Roquan Smith is a terrific football player. His last four years have made him the most productive defender the Chicago Bears have. Most would agree he is now their best player overall. As a result, he seeks to become the highest-paid linebacker in football. There is nothing wrong with that. He is well within his rights to do so. However, how he’s gone about matters feels like it’s been more detrimental than helpful to his cause.
The trade request seems to have caught GM Ryan Poles by surprise. He’d felt the two sides were making progress towards a deal. Then matters became even worse when rumors surfaced that a “representative” of Smith’s was gauging interest from other teams without permission from the Bears. Everything about this situation suggests the linebacker thinks he has more leverage in the situation than he actually does.
Let’s start with the bottom line.
Chicago holds his contract rights for the entirety of 2022. That was clear the moment they picked up his fifth-year option. On top of that, they can also exercise the franchise tag to retain him through 2023. So Poles and company can play the waiting game. They have no reason to bow to Smith’s demands. Remember that he’s never played a down in this new 4-3 defense Matt Eberflus is installing. That element of the unknown should be giving them at least some pause.
That brings us to the crux of the matter. Smith wants everybody to think that losing him would be a doomsday scenario for the Bears. Without his presence, the defense will regress into oblivion. Unfortunately for him, a significant amount of evidence suggests that his exit from the picture would be more of an inconvenience than a devastating blow, especially in the long term.
Ryan Poles and Roquan Smith are in a staring contest, and each side has some valid points. We broke down the contract talk/trade request saga on the latest Under Center Podcast.
— Josh Schrock (@Schrock_And_Awe) August 12, 2022
Roquan Smith wouldn’t be the first great linebacker to exit.
The Baltimore Colts traded three-time Pro Bowler Ted Hendricks to the Green Bay Packers in 1974. Their defense ranked 21st in the NFL during his final season. That year he was gone, they improved to 14th. Then in 1975, they finished 12th. Fast forward to 1988. Bears fans probably know the name Wilber Marshall. The two-time Pro Bowler was coming off a great season in 1987 and wanted a new contract. When the Bears wouldn’t give it to him, he signed with the Washington Redskins in exchange for two 1st round picks. It was a painful loss for fans, but not so much for the team. Chicago had the #2 defense in the NFL their first season without him.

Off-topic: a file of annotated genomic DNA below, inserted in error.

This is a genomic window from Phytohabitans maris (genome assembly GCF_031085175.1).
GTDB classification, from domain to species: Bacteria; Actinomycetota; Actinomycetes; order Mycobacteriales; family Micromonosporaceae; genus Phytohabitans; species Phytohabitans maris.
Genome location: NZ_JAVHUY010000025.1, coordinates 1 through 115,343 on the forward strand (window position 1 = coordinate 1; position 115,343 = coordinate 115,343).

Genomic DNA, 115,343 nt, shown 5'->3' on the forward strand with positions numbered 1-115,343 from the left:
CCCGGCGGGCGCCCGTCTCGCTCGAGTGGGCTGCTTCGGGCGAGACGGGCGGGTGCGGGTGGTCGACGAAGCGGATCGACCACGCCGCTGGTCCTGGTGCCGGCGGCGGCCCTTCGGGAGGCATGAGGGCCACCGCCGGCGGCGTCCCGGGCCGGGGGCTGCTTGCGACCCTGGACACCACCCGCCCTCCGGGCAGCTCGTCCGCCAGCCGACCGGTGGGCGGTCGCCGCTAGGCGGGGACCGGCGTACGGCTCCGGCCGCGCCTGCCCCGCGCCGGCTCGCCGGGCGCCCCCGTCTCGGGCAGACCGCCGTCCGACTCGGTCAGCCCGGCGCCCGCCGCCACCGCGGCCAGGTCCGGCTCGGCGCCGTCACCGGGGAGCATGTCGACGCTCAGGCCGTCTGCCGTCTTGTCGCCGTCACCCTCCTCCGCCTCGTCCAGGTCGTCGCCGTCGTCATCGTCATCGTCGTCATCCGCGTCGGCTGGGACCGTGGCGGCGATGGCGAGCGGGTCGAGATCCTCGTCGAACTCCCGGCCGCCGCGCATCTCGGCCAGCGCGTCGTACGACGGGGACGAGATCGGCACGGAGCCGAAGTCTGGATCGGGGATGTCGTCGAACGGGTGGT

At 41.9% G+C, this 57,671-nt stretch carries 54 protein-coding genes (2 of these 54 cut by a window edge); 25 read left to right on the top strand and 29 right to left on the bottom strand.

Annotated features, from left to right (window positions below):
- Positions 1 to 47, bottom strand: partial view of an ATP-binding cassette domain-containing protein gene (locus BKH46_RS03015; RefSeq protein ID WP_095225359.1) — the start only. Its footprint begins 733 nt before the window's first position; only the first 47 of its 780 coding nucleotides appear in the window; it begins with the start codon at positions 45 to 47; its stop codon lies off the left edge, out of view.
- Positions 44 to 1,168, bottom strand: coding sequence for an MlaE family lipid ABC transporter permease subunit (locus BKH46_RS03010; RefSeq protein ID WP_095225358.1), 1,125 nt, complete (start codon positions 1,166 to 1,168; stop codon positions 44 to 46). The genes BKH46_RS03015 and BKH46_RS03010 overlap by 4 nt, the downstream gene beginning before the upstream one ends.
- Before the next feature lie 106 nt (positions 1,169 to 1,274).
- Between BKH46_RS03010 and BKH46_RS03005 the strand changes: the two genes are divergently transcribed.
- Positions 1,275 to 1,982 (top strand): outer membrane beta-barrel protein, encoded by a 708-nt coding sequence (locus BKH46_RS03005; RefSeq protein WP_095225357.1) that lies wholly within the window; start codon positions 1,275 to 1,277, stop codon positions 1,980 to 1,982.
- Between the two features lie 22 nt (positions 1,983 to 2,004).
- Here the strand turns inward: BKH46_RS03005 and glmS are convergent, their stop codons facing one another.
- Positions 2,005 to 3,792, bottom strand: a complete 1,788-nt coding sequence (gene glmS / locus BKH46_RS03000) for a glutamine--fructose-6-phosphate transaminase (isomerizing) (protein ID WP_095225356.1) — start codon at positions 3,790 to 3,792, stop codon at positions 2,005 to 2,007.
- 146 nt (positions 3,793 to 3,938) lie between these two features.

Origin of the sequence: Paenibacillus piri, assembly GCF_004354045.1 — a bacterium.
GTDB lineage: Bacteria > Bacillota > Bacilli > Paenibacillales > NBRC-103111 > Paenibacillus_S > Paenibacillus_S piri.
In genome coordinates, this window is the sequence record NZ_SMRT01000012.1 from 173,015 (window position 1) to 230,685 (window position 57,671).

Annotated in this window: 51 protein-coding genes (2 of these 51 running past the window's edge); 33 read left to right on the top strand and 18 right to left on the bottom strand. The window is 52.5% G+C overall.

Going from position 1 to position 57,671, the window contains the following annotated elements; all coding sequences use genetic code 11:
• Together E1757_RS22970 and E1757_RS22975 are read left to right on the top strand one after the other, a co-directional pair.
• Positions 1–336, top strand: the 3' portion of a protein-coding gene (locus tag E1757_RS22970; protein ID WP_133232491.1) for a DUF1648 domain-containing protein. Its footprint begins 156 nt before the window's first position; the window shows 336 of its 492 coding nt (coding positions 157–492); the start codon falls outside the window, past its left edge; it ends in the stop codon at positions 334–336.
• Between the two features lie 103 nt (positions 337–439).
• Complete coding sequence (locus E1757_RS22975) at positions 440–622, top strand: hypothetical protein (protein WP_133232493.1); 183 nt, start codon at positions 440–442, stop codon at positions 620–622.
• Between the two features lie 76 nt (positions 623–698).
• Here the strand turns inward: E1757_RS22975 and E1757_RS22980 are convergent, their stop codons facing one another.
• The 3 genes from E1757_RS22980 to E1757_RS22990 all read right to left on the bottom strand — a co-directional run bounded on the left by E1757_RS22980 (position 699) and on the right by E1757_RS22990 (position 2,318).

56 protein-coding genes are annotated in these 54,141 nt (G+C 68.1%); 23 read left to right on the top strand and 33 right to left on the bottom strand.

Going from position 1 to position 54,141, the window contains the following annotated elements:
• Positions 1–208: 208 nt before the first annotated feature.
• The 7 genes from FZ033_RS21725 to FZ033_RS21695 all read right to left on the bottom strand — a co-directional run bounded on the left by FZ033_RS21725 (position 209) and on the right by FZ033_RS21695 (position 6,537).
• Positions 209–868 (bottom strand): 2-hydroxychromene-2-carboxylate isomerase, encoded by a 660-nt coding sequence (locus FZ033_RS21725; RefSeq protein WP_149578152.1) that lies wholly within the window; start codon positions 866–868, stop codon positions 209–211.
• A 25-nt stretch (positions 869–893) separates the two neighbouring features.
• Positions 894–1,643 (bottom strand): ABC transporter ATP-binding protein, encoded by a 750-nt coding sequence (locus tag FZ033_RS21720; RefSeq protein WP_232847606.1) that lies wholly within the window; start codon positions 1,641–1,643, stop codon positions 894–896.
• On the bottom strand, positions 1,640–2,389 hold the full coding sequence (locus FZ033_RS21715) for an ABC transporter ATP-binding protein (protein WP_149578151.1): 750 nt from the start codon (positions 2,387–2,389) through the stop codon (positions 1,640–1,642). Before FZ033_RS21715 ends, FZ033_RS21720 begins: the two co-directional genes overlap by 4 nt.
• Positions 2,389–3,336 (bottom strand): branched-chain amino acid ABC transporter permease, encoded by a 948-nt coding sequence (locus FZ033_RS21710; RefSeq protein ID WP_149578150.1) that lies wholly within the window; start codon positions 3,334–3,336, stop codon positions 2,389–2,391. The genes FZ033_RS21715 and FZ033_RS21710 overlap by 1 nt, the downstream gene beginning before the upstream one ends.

It doesn’t end there. In 2008, the New York Jets traded Pro Bowl linebacker Jonathan Vilma to the New Orleans Saints. That first year without him, their defense was mediocre at 16th in the NFL (a minor improvement from 18th the previous year). Then in 2009, they were the #1 overall defense in the league. The point is that Roquan Smith is not irreplaceable. History shows that losing a top linebacker might slow a defense at first.
However, it’s like they were never there within a year or two.
Having Smith makes the defense better. That is true. He is excellent at cleaning up the mistakes of teammates. However, let’s not forget the Bears still had the 23rd-ranked run defense last year during his best season to date and were 22nd in points allowed. His number of impact plays isn’t otherworldly for all the tackles he’s compiled: five interceptions and one forced fumble in four years. Robert Quinn quadrupled the latter in one season. He also had more sacks in 2021 than Smith’s had in his career.
Keep all of this in mind as the contract saga continues to unfold.